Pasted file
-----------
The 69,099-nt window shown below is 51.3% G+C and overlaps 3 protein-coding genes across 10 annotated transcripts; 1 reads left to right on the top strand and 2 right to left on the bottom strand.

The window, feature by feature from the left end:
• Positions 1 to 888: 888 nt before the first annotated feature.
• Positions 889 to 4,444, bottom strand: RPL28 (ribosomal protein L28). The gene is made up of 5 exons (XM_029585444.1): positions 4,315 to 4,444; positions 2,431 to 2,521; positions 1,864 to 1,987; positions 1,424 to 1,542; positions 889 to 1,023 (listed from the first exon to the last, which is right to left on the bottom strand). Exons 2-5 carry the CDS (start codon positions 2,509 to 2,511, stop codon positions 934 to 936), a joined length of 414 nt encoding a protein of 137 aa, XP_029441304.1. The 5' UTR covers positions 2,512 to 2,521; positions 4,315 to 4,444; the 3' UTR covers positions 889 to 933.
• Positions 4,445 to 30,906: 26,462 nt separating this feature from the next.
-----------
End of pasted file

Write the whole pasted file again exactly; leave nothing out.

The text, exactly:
The 69,099-nt window shown below is 51.3% G+C and overlaps 3 protein-coding genes across 10 annotated transcripts; 1 reads left to right on the top strand and 2 right to left on the bottom strand.

The window, feature by feature from the left end:
• Positions 1 to 888: 888 nt before the first annotated feature.
• Positions 889 to 4,444, bottom strand: RPL28 (ribosomal protein L28). The gene is made up of 5 exons (XM_029585444.1): positions 4,315 to 4,444; positions 2,431 to 2,521; positions 1,864 to 1,987; positions 1,424 to 1,542; positions 889 to 1,023 (listed from the first exon to the last, which is right to left on the bottom strand). Exons 2-5 carry the CDS (start codon positions 2,509 to 2,511, stop codon positions 934 to 936), a joined length of 414 nt encoding a protein of 137 aa, XP_029441304.1. The 5' UTR covers positions 2,512 to 2,521; positions 4,315 to 4,444; the 3' UTR covers positions 889 to 933.
• Positions 4,445 to 30,906: 26,462 nt separating this feature from the next.